sius, That you would have me seek into myself For that which is not in me?

Cas. Therefore, good Brutus, be prepared to hear: And since

you
know

you cannot see yourself
So well as by reflection, I, your glass,
Will modestly discover to yourself
That of yourself which you yet know not of.
And be not jealous of me, gentle Brutus:
Were I a common laugher, or did use
To stale with ordinary oaths my love

To every new protestor; if you know
That I do fawn on men, and hug them hard,
And after scandal them; or if you know
That I profess myself in banqueting
To all the rout, then hold me dangerous.
Bru. What means this shouting? I do fear the

people
Choose Cæsar for their king.

Cas. Ay, do you fear it?
Then must I think you would not have it so.

Bru. I would not, Cassius; yet I love him well:
But wherefore do you hold me here so long?
What is it that you would impart to me?
If it be aught toward the general good,
Set honour in one eye, and death in the other,
And I will look on both indifferently;
For, let the gods so speed me, as I love
The name of honour more than I fear death.

Cas. I know that virtue to be in you, Brutus,
As well as I do know your outward favour.
Well, honour is the subject of my story.
I cannot tell what you and other men
Think of this life; but for my single self,
I had as lief not be, as live to be
In awe of such a thing as I myself.
I was born free as Cæsar; so were you:
We both have fed as well; and we can both
Endure the winter's cold as well as he.
For once upon a raw and gusty day,
The troubled Tyber chafing with his shores,
Cæsar says to me, Darest thou, Cassius, now
Leap in with me into this angry flood,
And swim to yonder point?-Upon the word,
Accoutred as I v

was, I plunged in,
And bade him follow: so, indeed, he did.
The torrent roared, and we did buffet it
With lusty sinews; throwing it aside,
And stemming it with hearts of controversy.
But ere we could arrive the point proposed,
Cæsar cried, Help me, Cassius, or I sink.

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I, as Æneas, our great ancestor,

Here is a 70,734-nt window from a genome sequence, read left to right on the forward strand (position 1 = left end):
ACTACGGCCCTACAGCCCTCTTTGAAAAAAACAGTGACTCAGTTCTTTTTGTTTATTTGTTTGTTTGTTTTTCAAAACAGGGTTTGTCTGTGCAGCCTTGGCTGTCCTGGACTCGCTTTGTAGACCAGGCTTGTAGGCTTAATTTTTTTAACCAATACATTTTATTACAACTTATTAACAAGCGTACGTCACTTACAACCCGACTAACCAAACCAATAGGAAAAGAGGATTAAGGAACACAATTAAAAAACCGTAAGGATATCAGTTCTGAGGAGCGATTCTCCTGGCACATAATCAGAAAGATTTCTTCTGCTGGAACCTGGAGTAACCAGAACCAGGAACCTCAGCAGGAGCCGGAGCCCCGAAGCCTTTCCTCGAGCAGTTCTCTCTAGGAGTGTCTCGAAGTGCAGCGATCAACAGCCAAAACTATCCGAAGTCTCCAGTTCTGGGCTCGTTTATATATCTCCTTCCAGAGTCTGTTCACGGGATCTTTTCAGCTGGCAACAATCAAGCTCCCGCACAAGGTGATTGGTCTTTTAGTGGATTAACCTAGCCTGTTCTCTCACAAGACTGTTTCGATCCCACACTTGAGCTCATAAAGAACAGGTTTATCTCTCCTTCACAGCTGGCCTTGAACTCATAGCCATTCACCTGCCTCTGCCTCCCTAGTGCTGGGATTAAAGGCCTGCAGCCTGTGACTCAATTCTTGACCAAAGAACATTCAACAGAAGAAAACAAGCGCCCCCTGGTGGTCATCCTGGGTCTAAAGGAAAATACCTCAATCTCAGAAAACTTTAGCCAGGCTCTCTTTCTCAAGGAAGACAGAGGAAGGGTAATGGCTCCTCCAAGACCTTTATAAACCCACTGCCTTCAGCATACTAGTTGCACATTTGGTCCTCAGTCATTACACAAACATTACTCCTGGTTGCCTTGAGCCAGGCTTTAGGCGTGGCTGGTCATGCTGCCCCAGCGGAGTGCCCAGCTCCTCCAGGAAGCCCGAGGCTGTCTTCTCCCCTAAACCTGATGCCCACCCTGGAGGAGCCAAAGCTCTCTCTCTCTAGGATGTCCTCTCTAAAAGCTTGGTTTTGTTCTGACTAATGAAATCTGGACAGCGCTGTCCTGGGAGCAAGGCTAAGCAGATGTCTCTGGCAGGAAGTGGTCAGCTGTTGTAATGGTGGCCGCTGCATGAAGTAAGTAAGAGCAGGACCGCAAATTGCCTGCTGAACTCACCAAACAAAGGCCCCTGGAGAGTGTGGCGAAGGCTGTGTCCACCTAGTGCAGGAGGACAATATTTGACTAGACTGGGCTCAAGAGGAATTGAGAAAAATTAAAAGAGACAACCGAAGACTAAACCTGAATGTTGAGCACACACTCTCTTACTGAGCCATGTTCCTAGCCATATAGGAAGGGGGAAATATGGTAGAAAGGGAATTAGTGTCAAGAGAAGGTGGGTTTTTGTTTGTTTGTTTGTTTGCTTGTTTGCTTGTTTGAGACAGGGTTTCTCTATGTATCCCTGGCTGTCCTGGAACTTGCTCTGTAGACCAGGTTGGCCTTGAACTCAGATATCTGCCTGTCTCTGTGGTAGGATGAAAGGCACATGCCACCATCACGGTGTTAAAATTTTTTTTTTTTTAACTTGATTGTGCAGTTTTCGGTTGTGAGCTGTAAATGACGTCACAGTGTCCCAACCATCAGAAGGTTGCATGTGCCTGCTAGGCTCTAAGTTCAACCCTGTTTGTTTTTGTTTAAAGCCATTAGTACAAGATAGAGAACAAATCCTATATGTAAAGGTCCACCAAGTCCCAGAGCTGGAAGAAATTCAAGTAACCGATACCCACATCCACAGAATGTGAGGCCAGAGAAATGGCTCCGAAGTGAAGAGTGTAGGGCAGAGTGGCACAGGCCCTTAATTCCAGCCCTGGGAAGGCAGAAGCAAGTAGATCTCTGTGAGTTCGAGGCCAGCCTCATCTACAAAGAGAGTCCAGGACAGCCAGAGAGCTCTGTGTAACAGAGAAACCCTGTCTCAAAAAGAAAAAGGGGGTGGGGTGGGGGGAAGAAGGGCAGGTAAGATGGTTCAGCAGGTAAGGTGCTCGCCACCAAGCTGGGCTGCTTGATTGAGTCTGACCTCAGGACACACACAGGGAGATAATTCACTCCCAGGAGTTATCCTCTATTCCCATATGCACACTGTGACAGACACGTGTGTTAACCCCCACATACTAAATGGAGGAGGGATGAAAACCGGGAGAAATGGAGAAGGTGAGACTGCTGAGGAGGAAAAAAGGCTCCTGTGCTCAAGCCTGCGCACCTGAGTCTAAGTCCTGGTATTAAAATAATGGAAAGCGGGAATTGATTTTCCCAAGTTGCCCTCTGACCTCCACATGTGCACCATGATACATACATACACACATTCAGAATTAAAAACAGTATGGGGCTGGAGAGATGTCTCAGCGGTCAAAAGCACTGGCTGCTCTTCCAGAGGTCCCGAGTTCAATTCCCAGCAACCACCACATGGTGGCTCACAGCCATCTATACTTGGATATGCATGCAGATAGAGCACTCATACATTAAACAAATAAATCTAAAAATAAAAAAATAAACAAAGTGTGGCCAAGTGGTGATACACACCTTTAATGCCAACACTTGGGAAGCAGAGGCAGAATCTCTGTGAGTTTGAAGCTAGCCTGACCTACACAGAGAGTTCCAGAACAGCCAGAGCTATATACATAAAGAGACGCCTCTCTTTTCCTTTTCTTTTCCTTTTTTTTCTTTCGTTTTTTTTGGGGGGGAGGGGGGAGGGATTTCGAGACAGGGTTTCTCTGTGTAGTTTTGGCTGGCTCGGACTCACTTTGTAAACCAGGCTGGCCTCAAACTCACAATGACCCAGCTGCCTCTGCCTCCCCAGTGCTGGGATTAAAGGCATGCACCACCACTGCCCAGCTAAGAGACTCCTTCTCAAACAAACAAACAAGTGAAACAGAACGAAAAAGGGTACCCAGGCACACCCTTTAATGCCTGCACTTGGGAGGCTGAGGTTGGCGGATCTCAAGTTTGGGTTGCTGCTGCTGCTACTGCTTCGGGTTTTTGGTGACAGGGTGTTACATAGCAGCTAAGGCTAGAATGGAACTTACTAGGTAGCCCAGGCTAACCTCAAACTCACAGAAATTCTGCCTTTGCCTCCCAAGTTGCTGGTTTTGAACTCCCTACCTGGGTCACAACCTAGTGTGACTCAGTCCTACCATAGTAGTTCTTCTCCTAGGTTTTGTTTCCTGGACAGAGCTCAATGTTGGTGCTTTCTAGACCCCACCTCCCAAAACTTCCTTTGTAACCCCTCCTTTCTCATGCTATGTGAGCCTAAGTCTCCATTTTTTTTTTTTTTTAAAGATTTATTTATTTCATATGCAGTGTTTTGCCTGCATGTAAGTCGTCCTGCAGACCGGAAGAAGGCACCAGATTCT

Did from the flames of Troy upon his shoulder
The old Anchises bear, so from the waves of Tyber
Did I the tired Cæsar: and this man
Is now become a god; and Cassius is
A wretched creature, and must bend his body,
If Cæsar carelessly but nod on him.
He had a fever when he was in Spain,
And, when the fit was on him, I did mark
How he did shake. 'Tis true, this god did shake:
His coward lips did from their colour fly;
And that same eye, whose bend doth awe the world,
Did lose its lustre: I did hear him groan:
Ay, and that tongue of his, that bade the Romans
Mark him, and write his speeches in their books,
Alas! it cried_Give me some drink, Titinius-
As a sick girl. Ye gods, it doth amaze me,
A man of such a feeble temper should
So get the start of the majestick world,
And bear the palm alone.

Bru. Another general shout!
I do believe that these applauses are
For some new honours that are heaped on Cæsar.

Cas. Why, man, he doth bestride the narrow world
Like a Colossus: and we petty men
Walk under his huge legs, and peep about
To find ourselves dishonourable graves.
Men at sometimes are masters of their fates:
The fault, dear Brutus, is not in our stars,
But in ourselves, that we are underlings.
Brutus—and Cæsar-what should be in that Cæsar?
Why should that name be sounded, more than your's?
Write them together; your's is as tair a name:
Sound them; it doth become the mouth as well:
Weigh them; it is as heavy: conjure with them;
Brutus will start a spirit as soon as Cæsar.
Now, in the names of all the gods at once,
Upon what meats doth this our Cæsar feed,
That he is grown so great? Age, thou art shamed:
Rome, thou hast lost the breed of noble bloods!
When went there by an age, since the great flood, .